Hubot translate me from <source> into <target> <phrase> - Translates <phrase> from <source> into <target>. Both <source> and <target> are optional
Hubot youtube me <query> - Searches YouTube for the query and returns the video embed link.
ship it - Display a motivation squirrel
Hubot> hubot adapter
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To the Cloud

So we’re running locally. Nice! Now let’s see if we can push it up to Heroku.

First up we need to crete a Heroku app. You need Heroku Toolbelt installed and a account on Heroku to do this. Let’s get cracking creating the app:

Log in first:

$ heroku login
Enter your Heroku credentials.
Email: niklas@hardcoded.se
Password (typing will be hidden):
Authentication successful.
updating...done. Updated to 3.26.0
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Next up, create the app. The –region parameter is not needed. If we don’t enter it we end up in the US which isn’t what I wanted :). The commands below also renames the site after creating it, not necessary.

$ heroku create --region eu
Creating gentle-sands-946h7... done, region is eu
https://gentle-sands-9467.herokuapp.com/ | https://git.heroku.com/gentle-sands-9467.git
Git remote heroku added
$ heroku apps:rename acastbot
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Alright, we got a repo and we got an app. Now we need to push up some configuration to the app before pushing up the code. Since we’re using the slack adapter in this post we need to add config for it. This is documenteed in the Slackbot on Heroku article. In the code below, replace the value of the HUBOTSLACKTOKEN with the token we got when enabling the Slack integration on Slack.com.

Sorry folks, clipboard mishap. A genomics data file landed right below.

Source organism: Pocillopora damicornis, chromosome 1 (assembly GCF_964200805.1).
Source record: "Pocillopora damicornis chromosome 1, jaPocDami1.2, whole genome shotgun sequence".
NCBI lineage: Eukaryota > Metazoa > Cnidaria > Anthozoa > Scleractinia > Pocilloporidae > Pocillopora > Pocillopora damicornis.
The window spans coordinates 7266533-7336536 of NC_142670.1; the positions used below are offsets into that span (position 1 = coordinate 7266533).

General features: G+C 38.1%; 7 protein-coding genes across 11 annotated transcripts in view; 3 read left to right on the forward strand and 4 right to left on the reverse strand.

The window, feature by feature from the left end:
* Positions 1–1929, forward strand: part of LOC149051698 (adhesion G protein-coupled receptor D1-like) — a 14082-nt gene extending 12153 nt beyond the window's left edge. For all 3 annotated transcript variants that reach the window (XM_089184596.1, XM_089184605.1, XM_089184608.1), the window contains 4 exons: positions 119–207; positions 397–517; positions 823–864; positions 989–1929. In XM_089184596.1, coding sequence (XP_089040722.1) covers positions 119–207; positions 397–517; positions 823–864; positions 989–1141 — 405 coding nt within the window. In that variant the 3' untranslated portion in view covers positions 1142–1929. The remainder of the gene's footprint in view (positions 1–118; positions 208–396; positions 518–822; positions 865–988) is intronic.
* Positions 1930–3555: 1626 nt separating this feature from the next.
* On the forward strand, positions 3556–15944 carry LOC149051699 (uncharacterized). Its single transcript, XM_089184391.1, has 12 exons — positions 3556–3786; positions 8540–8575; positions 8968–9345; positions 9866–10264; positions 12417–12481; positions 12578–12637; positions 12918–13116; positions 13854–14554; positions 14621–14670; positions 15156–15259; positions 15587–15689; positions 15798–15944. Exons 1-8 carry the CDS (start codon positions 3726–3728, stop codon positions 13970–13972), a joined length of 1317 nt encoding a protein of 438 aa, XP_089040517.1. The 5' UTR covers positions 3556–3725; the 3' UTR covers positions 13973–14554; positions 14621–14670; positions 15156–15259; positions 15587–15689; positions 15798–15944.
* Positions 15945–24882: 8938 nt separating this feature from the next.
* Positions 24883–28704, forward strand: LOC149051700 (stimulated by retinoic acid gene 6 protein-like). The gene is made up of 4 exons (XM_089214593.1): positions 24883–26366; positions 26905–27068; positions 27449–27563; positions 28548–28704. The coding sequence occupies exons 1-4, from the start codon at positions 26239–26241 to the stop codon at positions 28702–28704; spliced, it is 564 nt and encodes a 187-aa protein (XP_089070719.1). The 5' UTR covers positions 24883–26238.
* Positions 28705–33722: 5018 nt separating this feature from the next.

$ heroku config:add HEROKU_URL=https://botname.herokuapp.com
$ heroku config:add HUBOT_SLACK_TOKEN=xoxb-1234-5678-12345-12345
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For Hubot to persist it needs a brain. It’s bra`instance. We need to add it if we want persistence. I opted for the Heroku Redis addon Redistogo (it’s free in the nano version).

$ heroic add ons:add redistogo:nano
Adding redistogo:nano on acastbot... done, v7 (free)
Use `heroku addons:docs redistogo` to view documentation.
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One last thing before we’re ready to give it a spin. Heroku work using a file called a Procfile which defines how it should start the app pushed to it. We just need to make sure it looks good. Should look something like this:

web: bin/hubot --adapter slack --name botname
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Where “botname” should be same as entered in the slack integration.

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Now, let’s see if it flyes:

$ git push heroku master
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It works! For me it did anyway. I waited a little while with my eyes pealed at my Slack client and loe and behold if the user abot (in my case) got a green dot next to it. We can the spark up a private chat with it and say “help” or “ship it” or other extremely useful stuff.

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So first part done! In the next post we’ll look at how to trigger TeamCity builds from the chat.